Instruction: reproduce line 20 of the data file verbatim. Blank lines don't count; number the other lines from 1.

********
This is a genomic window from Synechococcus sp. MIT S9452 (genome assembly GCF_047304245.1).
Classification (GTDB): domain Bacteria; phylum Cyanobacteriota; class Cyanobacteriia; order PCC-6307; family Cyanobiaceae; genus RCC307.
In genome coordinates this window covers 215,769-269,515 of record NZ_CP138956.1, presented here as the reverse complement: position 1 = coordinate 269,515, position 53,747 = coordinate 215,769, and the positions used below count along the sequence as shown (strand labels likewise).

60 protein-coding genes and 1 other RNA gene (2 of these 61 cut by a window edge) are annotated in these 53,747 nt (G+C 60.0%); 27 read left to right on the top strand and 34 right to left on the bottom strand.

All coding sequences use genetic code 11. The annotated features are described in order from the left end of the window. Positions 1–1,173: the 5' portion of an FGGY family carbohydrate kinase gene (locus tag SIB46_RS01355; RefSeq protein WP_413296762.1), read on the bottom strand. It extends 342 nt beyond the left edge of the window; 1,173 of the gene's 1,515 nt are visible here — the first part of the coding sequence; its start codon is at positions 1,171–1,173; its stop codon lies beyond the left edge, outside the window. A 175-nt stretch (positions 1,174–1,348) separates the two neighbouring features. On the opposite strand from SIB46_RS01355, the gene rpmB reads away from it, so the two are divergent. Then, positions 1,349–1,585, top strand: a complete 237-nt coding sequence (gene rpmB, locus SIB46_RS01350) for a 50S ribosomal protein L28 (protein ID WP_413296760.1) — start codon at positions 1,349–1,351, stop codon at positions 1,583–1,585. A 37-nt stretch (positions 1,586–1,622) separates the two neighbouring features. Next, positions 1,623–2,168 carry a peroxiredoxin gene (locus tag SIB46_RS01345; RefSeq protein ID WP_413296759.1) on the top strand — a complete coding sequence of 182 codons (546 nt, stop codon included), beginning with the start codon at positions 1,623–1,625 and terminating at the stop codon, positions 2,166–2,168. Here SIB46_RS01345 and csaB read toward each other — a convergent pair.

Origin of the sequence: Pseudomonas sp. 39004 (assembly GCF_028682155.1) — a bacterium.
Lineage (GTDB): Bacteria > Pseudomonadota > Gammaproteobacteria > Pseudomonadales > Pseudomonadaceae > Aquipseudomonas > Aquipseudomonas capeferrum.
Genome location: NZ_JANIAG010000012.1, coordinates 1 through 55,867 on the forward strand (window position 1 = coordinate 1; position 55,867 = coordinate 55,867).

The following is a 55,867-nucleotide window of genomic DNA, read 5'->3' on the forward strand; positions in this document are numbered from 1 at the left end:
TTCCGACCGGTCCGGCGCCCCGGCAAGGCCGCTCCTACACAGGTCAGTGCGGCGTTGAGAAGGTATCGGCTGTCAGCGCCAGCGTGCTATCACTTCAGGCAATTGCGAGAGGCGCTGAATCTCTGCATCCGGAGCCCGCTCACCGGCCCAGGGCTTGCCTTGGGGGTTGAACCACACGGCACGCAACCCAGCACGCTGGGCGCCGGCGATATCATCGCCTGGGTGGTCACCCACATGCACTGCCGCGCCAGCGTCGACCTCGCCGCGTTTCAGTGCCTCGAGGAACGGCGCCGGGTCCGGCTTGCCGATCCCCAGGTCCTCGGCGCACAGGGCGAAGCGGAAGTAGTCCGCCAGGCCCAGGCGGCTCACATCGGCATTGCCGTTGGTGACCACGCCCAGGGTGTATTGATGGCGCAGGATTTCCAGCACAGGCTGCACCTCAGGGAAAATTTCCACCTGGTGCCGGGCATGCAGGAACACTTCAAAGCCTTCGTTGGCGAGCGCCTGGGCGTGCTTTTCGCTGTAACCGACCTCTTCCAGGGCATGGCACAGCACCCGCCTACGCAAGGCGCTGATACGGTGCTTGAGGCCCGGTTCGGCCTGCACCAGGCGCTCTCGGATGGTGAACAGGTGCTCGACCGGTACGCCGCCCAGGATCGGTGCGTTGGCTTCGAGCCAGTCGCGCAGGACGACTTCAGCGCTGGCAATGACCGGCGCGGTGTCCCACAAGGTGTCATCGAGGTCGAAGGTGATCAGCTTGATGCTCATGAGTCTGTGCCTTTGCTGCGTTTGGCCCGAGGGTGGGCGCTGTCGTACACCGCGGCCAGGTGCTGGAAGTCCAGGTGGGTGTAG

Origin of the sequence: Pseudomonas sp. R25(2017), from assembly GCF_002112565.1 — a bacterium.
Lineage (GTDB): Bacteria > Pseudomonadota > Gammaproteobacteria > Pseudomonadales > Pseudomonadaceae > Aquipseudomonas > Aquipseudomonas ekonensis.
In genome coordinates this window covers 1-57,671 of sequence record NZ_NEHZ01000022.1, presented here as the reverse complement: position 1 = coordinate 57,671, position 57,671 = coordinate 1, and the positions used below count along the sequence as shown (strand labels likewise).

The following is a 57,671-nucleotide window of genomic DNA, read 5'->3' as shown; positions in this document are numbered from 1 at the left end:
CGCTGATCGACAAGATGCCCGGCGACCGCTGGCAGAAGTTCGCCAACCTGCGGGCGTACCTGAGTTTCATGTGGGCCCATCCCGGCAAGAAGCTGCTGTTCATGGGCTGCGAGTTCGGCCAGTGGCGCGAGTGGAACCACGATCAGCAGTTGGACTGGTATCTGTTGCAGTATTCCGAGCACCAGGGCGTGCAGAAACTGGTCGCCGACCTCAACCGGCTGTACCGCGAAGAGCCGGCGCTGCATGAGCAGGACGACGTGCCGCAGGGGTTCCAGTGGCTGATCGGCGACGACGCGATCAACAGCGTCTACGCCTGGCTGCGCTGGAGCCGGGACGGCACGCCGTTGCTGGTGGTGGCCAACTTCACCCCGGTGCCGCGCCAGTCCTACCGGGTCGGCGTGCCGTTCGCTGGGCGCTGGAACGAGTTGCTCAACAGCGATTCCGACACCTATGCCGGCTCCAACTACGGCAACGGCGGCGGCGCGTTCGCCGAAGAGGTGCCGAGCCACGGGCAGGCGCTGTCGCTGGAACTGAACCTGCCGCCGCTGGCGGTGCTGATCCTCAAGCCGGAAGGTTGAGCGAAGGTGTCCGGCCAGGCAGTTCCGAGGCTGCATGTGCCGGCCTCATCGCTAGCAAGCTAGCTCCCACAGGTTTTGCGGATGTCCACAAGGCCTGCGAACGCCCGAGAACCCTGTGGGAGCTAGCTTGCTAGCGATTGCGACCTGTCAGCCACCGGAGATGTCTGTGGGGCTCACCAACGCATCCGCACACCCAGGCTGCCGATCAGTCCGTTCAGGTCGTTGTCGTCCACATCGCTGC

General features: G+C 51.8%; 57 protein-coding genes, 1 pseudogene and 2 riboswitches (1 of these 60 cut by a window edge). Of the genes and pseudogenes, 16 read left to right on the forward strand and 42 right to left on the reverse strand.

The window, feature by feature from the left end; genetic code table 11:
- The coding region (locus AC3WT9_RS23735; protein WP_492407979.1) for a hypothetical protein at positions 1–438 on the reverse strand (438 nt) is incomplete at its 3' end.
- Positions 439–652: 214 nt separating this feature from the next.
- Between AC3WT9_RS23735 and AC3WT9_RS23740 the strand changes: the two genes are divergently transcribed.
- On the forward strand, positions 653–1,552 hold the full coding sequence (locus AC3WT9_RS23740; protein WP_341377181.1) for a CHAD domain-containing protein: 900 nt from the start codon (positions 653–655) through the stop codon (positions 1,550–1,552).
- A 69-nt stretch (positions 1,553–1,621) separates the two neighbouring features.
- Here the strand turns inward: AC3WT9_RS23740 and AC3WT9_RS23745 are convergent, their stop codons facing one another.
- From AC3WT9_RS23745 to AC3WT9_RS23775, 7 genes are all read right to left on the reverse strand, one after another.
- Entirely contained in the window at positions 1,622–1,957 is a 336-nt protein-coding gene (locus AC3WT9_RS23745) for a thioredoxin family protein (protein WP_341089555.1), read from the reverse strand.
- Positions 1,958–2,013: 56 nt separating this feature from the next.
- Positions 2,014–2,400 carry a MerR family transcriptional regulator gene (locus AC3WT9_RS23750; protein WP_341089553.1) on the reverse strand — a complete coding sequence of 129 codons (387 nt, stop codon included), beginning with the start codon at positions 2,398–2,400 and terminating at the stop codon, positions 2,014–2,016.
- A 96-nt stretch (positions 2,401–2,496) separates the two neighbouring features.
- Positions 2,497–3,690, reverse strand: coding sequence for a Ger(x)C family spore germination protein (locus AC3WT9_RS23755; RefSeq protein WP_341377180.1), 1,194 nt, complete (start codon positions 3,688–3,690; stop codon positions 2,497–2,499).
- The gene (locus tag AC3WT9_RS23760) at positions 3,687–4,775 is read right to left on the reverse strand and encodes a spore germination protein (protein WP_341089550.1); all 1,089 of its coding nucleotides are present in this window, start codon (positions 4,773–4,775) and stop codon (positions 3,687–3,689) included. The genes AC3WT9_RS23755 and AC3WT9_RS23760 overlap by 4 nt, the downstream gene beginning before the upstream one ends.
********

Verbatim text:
- Between AC3WT9_RS23735 and AC3WT9_RS23740 the strand changes: the two genes are divergently transcribed.